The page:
[tei-council] TEI Conformance

James Cummings James.Cummings at computing-services.oxford.ac.uk
Mon Nov 27 11:11:20 EST 2006

Daniel O'Donnell wrote:
> To the extent that it matters, I'm finding Conal's reasoning here persuasive.
> Is it necessary that the "private" TEI extension namespaces be labeled as tei
> extension namespaces. I.e. my namespace for tei extensions should not simply
> be danielodonnell.org but tei.danielodonnell.org so that the space is clearly
> identified as a TEI extension namespace (as opposed to all the other things I
> might us my general namespace for) and also mine (to avoid collisions). This
> might help the incubating idea, because it would clearly mark out the TEI 
> interesting material.

In reply to Conal writing:

>> I think it would be very odd to say (even in big letters) "this is a
>> special namespace in which name collisions are only to be expected",
>> because the avoidance of namespace collisions is literally the only purpose
>> of XML namespaces. The analogy with Unicode's Private Use Area is not
>> valid, since Unicode only needs the PUA because it lacks namespaces.
>> Where name collision is considered tolerable, I think it would be better to
>> define extensions in no namespace at all, because at least there's a
>> universal recognition that non-namespaced elements are prone to collision.
>> If a user doesn't care to protect their customisation against name
>> collision then let them not use namespaces.
>> Finally, can I ask: what's the actual benefit of defining a special
>> "extension" namespace? It's not like by providing a "TEI Extension"
>> namespace we would save anyone significant work since literally ALL they
>> have to do is make up a unique URI for their namespace.

I've been thinking about Daniel and Conal's comments, and must say that I too
find Conal's argument that we should strive to avoid element name collision by
not having a single TEI Extensions namespace entirely convincing.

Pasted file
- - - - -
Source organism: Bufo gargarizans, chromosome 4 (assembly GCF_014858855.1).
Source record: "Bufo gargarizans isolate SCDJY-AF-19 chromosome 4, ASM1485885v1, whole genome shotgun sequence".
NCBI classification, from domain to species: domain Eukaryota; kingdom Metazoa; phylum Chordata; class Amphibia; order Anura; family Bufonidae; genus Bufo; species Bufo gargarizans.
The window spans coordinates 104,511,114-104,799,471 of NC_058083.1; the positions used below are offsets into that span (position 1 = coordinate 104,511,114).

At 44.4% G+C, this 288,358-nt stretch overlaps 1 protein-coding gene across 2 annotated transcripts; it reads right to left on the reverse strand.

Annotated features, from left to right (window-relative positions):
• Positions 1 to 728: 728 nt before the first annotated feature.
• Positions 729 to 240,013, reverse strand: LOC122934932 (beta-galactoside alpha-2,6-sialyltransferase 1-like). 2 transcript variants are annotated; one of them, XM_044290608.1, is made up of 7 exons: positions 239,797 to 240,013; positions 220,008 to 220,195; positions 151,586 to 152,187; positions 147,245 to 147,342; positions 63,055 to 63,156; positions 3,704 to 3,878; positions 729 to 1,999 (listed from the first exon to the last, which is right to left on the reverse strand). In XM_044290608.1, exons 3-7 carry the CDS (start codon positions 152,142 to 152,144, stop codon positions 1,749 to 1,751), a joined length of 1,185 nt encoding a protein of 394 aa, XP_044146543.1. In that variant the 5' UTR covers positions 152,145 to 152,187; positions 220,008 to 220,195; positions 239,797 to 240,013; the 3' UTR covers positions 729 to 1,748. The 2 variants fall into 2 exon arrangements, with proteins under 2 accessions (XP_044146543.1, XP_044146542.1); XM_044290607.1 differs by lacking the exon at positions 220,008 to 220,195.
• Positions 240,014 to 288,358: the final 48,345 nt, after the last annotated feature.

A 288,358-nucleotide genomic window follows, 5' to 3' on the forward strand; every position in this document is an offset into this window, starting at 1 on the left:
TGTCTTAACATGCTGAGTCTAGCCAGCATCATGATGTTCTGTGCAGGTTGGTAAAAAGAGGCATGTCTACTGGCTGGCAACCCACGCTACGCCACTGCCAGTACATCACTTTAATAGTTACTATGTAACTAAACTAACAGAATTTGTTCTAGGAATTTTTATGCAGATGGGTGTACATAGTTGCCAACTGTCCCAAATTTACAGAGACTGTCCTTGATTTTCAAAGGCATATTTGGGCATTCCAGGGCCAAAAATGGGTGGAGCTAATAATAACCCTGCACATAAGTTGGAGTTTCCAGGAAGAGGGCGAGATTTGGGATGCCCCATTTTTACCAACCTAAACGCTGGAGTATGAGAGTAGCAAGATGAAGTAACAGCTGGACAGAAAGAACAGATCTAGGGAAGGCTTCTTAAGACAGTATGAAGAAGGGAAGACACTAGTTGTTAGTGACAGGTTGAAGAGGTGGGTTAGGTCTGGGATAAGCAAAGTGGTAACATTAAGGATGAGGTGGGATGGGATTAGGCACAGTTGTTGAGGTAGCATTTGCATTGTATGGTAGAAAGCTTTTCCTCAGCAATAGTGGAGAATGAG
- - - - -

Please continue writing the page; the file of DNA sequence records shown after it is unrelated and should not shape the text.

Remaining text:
Part of the reason though for suggesting a TEI Extensions namespace is that
these are extensions to the TEI rather than anything else.  That is, I want them
clearly demarcated that these are things the person has added to the TEI, and
that the TEI is the system of assumptions and semantics that has inspired these
elements.  That they are, indeed, TEI-inspired, rather than coming out of
another tradition (say docbook), etc.

What does council think of proposing that new additions to the TEI which are not
renaming subsets are *recommended* to be in a namespace following certain
conventions.  Particularly a namespace like:


As everyone knows the namespace URI doesn't need to (indeed some say shouldn't)
resolve to anything.  This would have the in-built reminder that these are
extensions to the TEI, rather than extensions just generally. My intention here
being that we should be reinforcing the prominence of the TEI whenever possible.

I do, however, foresee at least two significant comments on this:

1) Does this bring the TEI into disrepute if I make some really *stupid*
additions, and they are in a namespace which is associated with the TEI
Consortium?  Does it look like we are somehow approving of these extensions?
Obviously, we'd have to make it clear that we were in no way responsible for
their content.  Although I doubt the porn industry uses TEI (do, please, prove
me wrong!), I'd hate to see a namespace used that was

2) If this is made into a recommendation, then why not make it a 'member
benefit' that I've heard so much about.  I.e. members of a certain level are
allowed to do this, and others are forbidden. Of course, then, since there is no
control over this (even with interchange), there is really no way to regulate
that.  (so nothing to stop me putting my namespace in http://www.w3.org/james/
or anywhere else... but of course not really much benefit of doing so...unless I
want to come up with fake recommendations?!)

If you feel these (and other problems) are significant enough not to recommend
this, then let me know and instead I'll recommend that they just choose their
own URI.



Dr James Cummings, Oxford Text Archive, University of Oxford
James dot Cummings at oucs dot ox dot ac dot uk

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